845.01/143: Telegram

The Officer in Charge at New Delhi (Merrell) to the Secretary of State

132. Reference this office’s 130, March 31, 2 p.m.40 It is reported that the Congress Working Committee reached a unanimous decision on the Cripps proposal yesterday afternoon. The decision is now being drafted in the form of a memorandum which it is believed will be presented to Cripps by Maulana Azad at an interview arranged for 4:30 this afternoon. Objection to the scheme will it is reported rest principally on nontransfer of defense to an Indian defense member and Cripps’ intransigence on this point has caused even Rajagopalachari41 to fall in line with the majority view. An unconfirmed rumor suggests that Cripps has telegraphed Churchill for authorization to compromise on defense issue. It is also reported that the Congress will oppose the scheme on the ground that it unnecessarily presupposes vivisection of the country whereas the first part of the declaration should only promise dominion status and a Constituent Assembly after the war leaving details to be worked out by the Indian leaders themselves.

The Muslim Malapert [League?] which in effect means Mister Jinnah has remained very quiet of late. This may mean that he anticipates Congress rejection of the scheme in which event he would be in a position to say that the question of the League defining its attitude to the proposals does not arise.

The Hindu Mahasabha in an official memorandum has definitely rejected the proposals, chiefly because of the Pakistan provision.

Even Sapru42 is dissatisfied with the defense provision. In a joint statement issued yesterday, Sapru and Jayakar43 stated that “we regret that more emphasis has been laid on the constitution of the future than on the immediate needs. We think therefore that if a satisfactory formula could be devised in respect of the defense portfolio, the mission of Sir Stafford Cripps might still succeed. It is not probably realized in England and Allied countries that Indian opinion cannot look upon any transfer of power as real unless the Government of India is so constituted as to give an effective share [Page 625] to the country in the management of its defence. We would therefore urge you that immediate attention be concentrated on this question”.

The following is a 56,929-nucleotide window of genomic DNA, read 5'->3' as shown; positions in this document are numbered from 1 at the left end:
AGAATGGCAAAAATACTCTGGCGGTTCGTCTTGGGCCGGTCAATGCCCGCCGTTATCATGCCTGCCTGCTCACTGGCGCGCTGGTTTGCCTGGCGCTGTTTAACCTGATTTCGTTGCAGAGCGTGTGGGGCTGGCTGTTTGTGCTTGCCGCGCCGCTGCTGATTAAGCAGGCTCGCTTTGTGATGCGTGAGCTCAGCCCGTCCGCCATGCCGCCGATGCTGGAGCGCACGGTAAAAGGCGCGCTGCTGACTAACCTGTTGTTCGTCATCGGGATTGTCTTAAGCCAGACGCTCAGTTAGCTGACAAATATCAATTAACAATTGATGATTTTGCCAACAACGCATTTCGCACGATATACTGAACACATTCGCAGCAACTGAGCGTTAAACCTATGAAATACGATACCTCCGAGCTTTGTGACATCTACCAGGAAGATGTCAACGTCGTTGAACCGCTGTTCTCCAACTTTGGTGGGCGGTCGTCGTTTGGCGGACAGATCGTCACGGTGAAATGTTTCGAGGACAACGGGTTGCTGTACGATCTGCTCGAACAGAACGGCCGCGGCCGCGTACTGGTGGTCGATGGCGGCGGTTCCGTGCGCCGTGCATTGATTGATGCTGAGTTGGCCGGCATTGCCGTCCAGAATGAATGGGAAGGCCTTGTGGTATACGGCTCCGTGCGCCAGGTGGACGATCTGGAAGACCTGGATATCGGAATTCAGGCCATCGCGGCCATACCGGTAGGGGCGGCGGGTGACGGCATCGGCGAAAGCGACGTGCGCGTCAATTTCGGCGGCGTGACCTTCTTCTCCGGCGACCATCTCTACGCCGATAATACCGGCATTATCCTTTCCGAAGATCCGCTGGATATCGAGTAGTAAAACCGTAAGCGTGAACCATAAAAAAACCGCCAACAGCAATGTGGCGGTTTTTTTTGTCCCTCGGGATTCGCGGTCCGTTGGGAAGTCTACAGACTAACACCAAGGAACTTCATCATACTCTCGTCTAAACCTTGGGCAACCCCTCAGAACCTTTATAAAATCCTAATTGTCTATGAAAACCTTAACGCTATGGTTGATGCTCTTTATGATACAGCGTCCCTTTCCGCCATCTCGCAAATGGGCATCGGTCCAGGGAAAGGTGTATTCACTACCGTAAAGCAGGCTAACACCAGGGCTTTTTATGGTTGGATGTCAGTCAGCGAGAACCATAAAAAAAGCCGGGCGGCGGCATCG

1. Not printed.
  2. Chakravarti Rajagopalachari, former Premier of Madras and a leading Indian Nationalist but who favored active resistance to the Japanese and a settlement with the Muslim League.
  3. Sir Tej Bahadur Sapru, President of the Non-Party Conference.
  4. Mu Kund Ramrao Jayakar, Member of Judicial Committee of the Privy Council.